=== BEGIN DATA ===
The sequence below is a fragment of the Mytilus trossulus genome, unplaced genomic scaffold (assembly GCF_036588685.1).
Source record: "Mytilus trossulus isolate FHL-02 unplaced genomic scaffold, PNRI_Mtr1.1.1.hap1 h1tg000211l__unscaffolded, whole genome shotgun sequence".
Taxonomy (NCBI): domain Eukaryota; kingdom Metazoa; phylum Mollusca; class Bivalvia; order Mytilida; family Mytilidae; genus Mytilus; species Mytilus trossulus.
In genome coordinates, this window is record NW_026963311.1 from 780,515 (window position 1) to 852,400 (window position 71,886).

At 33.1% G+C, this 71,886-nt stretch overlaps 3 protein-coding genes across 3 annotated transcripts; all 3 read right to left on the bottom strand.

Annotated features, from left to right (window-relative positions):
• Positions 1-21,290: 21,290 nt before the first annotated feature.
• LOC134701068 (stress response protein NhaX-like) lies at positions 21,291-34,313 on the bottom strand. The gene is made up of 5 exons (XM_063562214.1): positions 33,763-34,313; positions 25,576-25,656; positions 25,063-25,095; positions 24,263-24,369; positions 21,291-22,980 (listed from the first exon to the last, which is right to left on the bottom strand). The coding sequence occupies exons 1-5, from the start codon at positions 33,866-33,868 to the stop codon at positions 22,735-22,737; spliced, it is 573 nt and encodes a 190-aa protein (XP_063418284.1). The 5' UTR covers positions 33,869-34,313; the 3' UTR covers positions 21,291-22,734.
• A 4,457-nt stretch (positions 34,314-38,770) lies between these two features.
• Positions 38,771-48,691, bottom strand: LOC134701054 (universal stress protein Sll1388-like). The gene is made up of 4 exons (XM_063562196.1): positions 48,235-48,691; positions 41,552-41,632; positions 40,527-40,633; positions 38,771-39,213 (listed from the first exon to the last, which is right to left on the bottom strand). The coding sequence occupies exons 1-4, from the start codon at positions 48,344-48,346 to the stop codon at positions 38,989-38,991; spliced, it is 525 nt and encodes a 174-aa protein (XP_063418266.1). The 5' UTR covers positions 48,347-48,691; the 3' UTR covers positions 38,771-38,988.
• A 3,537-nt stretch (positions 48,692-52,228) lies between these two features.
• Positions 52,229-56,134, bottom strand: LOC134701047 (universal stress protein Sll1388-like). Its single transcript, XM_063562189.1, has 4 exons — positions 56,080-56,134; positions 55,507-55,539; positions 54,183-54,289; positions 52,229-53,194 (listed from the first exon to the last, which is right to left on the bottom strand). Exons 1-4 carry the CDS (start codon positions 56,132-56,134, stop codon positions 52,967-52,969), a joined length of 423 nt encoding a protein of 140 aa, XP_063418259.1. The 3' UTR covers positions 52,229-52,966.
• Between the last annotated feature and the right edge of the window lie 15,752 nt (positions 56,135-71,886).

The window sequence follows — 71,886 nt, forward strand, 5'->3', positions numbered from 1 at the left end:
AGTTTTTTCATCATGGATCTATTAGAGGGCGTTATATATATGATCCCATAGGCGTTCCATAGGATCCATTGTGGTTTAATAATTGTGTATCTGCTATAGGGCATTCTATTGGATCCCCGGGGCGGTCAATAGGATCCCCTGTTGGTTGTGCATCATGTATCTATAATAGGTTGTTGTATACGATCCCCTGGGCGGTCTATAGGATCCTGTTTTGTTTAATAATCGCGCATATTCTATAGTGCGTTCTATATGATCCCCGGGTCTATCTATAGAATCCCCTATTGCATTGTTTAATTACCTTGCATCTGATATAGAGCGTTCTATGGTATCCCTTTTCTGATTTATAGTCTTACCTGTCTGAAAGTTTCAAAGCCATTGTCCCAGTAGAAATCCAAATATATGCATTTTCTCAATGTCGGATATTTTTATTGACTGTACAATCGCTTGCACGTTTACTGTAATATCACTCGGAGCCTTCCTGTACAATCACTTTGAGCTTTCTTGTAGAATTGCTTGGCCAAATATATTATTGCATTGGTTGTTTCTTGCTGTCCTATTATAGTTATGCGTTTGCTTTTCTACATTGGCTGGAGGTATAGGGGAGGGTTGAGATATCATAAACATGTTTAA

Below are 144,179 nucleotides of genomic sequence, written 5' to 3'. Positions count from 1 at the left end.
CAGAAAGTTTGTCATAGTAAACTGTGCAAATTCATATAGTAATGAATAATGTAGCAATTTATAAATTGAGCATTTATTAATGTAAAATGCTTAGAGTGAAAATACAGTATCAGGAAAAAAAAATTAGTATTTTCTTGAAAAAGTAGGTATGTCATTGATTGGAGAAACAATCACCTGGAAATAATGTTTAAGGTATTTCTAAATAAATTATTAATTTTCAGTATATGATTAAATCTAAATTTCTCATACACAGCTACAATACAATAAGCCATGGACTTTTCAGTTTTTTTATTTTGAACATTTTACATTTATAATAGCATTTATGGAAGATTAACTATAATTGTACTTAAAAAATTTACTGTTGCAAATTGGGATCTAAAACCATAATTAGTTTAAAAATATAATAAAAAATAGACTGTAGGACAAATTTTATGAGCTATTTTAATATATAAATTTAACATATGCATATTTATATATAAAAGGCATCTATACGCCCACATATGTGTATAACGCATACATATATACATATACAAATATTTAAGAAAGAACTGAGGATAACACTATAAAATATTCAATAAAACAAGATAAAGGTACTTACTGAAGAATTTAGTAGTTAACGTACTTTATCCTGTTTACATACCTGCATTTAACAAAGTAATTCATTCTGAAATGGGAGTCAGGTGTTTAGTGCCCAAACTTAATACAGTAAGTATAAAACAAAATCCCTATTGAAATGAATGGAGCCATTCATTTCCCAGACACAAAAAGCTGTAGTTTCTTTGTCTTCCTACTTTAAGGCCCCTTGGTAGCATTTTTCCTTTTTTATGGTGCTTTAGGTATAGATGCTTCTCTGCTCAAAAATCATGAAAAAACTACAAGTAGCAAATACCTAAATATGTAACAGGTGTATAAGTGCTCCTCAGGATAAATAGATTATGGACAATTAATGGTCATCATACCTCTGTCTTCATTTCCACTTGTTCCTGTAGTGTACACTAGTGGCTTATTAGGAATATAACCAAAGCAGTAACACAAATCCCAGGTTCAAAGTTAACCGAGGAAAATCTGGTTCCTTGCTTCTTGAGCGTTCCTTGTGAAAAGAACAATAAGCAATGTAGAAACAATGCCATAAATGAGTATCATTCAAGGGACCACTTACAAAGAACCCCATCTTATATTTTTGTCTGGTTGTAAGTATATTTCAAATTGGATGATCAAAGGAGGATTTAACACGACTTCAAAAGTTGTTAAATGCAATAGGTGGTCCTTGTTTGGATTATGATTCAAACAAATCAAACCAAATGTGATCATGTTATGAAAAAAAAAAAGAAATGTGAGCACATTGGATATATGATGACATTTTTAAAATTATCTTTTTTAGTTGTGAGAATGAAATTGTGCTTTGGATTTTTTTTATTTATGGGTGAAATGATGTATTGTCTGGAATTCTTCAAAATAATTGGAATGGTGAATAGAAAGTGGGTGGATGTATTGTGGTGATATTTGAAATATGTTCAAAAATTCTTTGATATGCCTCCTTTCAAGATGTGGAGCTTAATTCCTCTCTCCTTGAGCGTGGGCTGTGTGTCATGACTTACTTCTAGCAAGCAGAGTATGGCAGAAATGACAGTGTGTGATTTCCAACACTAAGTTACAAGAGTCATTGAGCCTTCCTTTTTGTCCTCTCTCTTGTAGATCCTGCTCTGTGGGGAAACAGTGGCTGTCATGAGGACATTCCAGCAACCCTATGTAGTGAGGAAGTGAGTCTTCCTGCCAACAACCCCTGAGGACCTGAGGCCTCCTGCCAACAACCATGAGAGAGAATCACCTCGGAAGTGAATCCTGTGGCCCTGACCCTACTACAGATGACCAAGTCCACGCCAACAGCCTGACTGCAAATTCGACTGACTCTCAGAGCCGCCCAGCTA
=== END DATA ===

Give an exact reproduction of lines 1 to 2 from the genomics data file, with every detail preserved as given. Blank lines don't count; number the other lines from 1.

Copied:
The sequence below is a fragment of the Mytilus trossulus genome, unplaced genomic scaffold (assembly GCF_036588685.1).
Source record: "Mytilus trossulus isolate FHL-02 unplaced genomic scaffold, PNRI_Mtr1.1.1.hap1 h1tg000211l__unscaffolded, whole genome shotgun sequence".